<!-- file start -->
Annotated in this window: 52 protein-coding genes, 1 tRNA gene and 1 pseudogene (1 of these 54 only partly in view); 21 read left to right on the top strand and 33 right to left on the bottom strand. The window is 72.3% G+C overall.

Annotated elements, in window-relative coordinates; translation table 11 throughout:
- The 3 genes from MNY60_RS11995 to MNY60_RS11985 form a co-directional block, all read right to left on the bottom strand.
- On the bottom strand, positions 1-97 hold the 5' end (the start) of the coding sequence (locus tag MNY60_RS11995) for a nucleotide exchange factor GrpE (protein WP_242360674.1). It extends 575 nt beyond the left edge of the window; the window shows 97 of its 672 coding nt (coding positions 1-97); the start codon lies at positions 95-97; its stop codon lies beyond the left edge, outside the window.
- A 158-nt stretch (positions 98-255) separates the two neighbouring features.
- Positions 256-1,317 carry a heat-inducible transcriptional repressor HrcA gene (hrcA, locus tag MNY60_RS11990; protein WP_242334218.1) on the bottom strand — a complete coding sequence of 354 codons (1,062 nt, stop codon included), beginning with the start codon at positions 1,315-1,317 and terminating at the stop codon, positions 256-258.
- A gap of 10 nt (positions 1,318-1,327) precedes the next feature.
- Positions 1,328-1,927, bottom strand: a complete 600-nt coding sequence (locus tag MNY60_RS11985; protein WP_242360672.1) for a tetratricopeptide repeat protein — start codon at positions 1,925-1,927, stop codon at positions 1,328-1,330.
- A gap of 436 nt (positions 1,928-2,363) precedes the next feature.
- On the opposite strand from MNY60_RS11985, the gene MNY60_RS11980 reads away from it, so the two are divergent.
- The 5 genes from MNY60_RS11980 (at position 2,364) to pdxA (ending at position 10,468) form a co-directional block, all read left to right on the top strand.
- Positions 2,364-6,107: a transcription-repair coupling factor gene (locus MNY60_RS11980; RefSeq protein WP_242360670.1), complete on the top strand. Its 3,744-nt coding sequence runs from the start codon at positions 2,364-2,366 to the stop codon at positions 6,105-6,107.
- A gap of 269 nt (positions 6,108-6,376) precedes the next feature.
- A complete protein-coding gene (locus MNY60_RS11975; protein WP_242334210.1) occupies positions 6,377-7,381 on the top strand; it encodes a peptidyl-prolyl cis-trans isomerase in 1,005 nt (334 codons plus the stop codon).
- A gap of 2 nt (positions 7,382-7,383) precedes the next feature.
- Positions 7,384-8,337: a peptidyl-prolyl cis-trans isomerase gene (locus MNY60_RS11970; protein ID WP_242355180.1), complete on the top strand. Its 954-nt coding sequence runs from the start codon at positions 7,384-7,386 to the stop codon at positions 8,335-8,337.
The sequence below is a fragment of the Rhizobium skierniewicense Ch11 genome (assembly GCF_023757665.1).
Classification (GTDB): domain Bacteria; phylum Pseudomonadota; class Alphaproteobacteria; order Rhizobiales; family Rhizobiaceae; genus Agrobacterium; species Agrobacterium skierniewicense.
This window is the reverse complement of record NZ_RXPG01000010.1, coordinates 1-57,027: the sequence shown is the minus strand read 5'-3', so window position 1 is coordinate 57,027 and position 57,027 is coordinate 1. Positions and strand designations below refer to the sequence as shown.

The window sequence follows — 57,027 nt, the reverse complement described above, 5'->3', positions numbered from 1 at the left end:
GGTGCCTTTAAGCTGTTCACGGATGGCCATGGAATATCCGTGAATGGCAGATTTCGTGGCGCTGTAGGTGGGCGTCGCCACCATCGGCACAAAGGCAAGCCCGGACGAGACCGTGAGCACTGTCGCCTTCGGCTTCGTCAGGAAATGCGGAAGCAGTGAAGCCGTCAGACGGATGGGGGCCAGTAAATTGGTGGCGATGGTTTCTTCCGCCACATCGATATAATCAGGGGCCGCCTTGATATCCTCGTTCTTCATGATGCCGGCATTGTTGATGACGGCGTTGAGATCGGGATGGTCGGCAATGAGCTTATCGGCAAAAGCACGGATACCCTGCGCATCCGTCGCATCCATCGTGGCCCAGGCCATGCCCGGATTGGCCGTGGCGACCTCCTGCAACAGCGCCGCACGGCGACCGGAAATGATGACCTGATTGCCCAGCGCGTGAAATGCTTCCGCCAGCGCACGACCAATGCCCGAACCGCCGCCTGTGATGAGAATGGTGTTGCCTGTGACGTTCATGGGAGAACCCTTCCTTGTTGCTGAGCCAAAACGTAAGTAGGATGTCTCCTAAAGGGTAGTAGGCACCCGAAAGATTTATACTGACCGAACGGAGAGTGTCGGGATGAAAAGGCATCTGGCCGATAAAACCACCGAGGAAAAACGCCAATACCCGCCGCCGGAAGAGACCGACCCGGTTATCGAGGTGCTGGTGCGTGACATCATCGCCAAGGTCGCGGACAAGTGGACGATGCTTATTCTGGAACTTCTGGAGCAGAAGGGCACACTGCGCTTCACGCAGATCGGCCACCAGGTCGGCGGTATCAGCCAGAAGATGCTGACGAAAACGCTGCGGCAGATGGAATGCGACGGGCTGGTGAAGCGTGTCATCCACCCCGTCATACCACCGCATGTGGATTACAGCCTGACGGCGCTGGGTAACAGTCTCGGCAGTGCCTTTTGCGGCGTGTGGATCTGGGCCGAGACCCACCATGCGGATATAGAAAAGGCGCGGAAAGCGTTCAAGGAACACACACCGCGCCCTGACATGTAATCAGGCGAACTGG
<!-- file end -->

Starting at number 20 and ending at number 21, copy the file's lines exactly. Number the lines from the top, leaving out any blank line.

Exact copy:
The window sequence follows — 57,027 nt, the reverse complement described above, 5'->3', positions numbered from 1 at the left end:
GGTGCCTTTAAGCTGTTCACGGATGGCCATGGAATATCCGTGAATGGCAGATTTCGTGGCGCTGTAGGTGGGCGTCGCCACCATCGGCACAAAGGCAAGCCCGGACGAGACCGTGAGCACTGTCGCCTTCGGCTTCGTCAGGAAATGCGGAAGCAGTGAAGCCGTCAGACGGATGGGGGCCAGTAAATTGGTGGCGATGGTTTCTTCCGCCACATCGATATAATCAGGGGCCGCCTTGATATCCTCGTTCTTCATGATGCCGGCATTGTTGATGACGGCGTTGAGATCGGGATGGTCGGCAATGAGCTTATCGGCAAAAGCACGGATACCCTGCGCATCCGTCGCATCCATCGTGGCCCAGGCCATGCCCGGATTGGCCGTGGCGACCTCCTGCAACAGCGCCGCACGGCGACCGGAAATGATGACCTGATTGCCCAGCGCGTGAAATGCTTCCGCCAGCGCACGACCAATGCCCGAACCGCCGCCTGTGATGAGAATGGTGTTGCCTGTGACGTTCATGGGAGAACCCTTCCTTGTTGCTGAGCCAAAACGTAAGTAGGATGTCTCCTAAAGGGTAGTAGGCACCCGAAAGATTTATACTGACCGAACGGAGAGTGTCGGGATGAAAAGGCATCTGGCCGATAAAACCACCGAGGAAAAACGCCAATACCCGCCGCCGGAAGAGACCGACCCGGTTATCGAGGTGCTGGTGCGTGACATCATCGCCAAGGTCGCGGACAAGTGGACGATGCTTATTCTGGAACTTCTGGAGCAGAAGGGCACACTGCGCTTCACGCAGATCGGCCACCAGGTCGGCGGTATCAGCCAGAAGATGCTGACGAAAACGCTGCGGCAGATGGAATGCGACGGGCTGGTGAAGCGTGTCATCCACCCCGTCATACCACCGCATGTGGATTACAGCCTGACGGCGCTGGGTAACAGTCTCGGCAGTGCCTTTTGCGGCGTGTGGATCTGGGCCGAGACCCACCATGCGGATATAGAAAAGGCGCGGAAAGCGTTCAAGGAACACACACCGCGCCCTGACATGTAATCAGGCGAACTGG